William Beauchemin Tiphaine Girault Paula Bath Julie Tremble Bonnes pratiques et modèles institutionnels

Date(s): Dec 5 2019


Maison du développement durable, Clark Hall


Bonnes pratiques et modèles institutionnels

As part of the project Interrogating Access: Resources for Artists and Organisations

A transcription of the presentation is available in accessible PDF format

The Interrogating Access series aims to equip artists, organisations and cultural workers with the means to better address accessibility issues in the arts and in media production. The round tables on best practices and institutional models regarding accessibility present concrete initiatives put forward by Quebec cultural organisations. The panellists will address the following questions:

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Bonnes pratiques et modèles institutionnels

William Beauchemin is the Social innovation Lab Manager at Exeko, a non-profit organisation mobilizing arts and philosophy for social inclusion. He is a researcher and mediator for the organization since 2013. He has worked in a variety of settings (homelessness, youth, neurodivergence, Aboriginal communities, cultural communities) for mediation, education and participatory action research projects. He has also worked with several social actors (NGOs, social services, universities, political representatives, etc.) to assist them in carrying out social and cultural projects that meet the requirements of justice. In 2019-2020, he is also co-director of the Observatoire des médiations culturelles, a national research platform on contemporary strategies for cultural intervention.

Tiphaine Girault is a Deaf Illustrator, multidisciplinary artist and Director and co-founder of SPiLL.PROpagation (SPiLL), an artist centre for creation and production in sign language in Canada. The main three artistic activities of SPiLL–Founded in 2009 by a group of Deaf and not-Deaf artists (allied artists)–are creation, collaborative production, and research creation. Paula Bath, also co-founder of SPiLL, returned to Canada after taking part to an international arts residency at the National Deaf Theater in Stockholm, Sweden. She found Sweden’s art landscape had integrated signed language by moving beyond concepts of sign language as accessibility by way of translation. Theatre practices infused sign language into the art form itself and it became a new aesthetic. Tiphaine and Paula then decided to explore this concept of infusion in Canada and with Canadian Deaf artists.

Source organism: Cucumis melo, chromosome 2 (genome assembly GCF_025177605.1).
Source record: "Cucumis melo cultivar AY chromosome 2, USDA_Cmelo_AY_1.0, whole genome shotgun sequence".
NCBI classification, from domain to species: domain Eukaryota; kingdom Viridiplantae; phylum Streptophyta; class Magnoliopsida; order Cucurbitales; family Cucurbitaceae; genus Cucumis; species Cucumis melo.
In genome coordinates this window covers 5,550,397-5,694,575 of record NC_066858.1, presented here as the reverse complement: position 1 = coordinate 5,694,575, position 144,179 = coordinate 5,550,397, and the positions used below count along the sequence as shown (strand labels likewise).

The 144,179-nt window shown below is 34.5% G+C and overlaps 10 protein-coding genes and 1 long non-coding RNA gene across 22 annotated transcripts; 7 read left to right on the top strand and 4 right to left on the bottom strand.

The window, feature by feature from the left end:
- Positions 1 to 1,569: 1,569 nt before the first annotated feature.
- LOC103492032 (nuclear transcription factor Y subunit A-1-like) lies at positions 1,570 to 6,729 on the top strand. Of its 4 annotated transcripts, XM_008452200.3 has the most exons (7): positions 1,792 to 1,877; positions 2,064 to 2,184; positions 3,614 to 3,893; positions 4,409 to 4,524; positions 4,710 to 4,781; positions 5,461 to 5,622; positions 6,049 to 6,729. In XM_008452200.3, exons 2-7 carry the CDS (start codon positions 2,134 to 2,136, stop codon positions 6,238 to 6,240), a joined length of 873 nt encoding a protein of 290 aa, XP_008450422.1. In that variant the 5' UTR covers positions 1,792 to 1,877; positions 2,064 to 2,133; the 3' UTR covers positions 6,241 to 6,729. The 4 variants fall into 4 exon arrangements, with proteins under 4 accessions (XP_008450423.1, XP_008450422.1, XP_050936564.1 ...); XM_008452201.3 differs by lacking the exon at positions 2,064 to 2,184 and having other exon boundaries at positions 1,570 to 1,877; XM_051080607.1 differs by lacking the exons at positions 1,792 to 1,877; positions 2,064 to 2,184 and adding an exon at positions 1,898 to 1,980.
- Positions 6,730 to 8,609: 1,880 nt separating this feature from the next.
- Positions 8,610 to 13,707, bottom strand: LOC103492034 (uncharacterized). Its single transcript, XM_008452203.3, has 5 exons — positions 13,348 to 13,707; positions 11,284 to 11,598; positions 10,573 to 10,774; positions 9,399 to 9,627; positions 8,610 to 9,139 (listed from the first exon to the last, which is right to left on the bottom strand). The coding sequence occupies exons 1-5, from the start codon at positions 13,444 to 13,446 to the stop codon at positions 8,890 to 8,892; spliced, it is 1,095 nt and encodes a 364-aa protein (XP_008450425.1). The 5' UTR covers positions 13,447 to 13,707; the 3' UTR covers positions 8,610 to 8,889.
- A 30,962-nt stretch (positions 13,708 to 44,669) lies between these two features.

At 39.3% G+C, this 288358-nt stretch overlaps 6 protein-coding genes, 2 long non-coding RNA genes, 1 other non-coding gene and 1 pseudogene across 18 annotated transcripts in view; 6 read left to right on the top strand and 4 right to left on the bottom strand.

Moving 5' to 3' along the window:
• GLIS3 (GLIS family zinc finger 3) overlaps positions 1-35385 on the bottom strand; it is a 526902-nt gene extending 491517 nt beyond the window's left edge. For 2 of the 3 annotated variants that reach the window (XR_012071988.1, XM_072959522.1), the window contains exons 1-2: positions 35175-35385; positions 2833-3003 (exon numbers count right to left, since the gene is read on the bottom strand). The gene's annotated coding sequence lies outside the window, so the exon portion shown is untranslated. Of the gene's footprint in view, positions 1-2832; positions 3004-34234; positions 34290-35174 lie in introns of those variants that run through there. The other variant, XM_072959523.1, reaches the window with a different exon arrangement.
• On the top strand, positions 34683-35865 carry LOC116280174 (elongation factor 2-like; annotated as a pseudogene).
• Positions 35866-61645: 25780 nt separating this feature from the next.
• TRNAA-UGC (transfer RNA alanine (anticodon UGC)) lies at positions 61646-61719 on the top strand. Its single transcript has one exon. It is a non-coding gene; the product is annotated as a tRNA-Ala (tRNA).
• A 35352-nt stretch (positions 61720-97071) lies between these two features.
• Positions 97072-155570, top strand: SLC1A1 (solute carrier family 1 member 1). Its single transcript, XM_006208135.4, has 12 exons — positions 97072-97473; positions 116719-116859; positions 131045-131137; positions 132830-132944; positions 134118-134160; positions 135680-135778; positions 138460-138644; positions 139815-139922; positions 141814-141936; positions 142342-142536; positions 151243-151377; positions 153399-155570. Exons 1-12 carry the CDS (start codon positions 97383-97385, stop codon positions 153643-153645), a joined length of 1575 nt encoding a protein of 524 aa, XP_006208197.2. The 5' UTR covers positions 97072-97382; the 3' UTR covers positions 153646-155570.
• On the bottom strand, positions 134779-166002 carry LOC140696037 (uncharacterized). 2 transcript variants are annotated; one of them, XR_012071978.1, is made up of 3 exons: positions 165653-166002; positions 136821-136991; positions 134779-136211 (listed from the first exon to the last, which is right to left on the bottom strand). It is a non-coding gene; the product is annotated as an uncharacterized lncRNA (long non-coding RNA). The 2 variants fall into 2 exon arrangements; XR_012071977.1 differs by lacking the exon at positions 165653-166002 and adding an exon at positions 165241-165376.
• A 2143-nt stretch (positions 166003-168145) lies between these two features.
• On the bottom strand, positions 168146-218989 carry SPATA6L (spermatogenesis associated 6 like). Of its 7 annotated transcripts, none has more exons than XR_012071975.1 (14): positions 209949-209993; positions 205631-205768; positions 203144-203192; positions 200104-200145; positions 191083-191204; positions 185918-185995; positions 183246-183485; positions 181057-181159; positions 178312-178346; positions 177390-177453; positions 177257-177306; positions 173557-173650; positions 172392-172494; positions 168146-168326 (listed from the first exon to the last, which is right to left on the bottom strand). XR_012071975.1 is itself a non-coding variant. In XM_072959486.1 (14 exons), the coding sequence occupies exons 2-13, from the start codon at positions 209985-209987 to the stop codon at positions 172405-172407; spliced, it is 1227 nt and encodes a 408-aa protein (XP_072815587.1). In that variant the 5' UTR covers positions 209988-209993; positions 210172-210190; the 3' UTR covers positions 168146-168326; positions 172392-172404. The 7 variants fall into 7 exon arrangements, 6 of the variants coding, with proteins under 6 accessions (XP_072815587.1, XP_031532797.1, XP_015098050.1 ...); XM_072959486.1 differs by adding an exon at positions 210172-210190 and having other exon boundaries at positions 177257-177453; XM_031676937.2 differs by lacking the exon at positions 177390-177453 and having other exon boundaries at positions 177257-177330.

Paula Bath is a critical literary non-fiction writer. Through artifacts, prints and texts, Paula captures and explores the moments when dominant social ideas, beliefs and policies are lived, felt and negotiated by people. With a B.A. and M.A. degree in Communication from the University of Ottawa, Paula is particularly interested in issues caught in the crossroads of languages, signed and spoken and written, and the impacts on the negotiation of space and how people experience social issues and each other.

Julie Tremble has been involved since 2007 within various Quebec and Ontario arts organisations. She is co-founder of HB magazine and sits on its Board of Directors, as well as on the Boards of Directors of the Regroupement des centres d’artiste autogérés du Québec (RCAAQ) and the Independent Media Arts Alliance (AAMI/IMAA). Since 2015, she is Vidéographe’s Director. Her work with these groups has led her to focus on collaborative work models and on the adaptability of organisational structures. Julie Tremble is also a video and animation artist. Nourished by cinema, literature, philosophy and natural sciences, she has been particularly interested, since the last few years, in the question of representation in astronomy.

A transcription of the presentation is available in accessible PDF format

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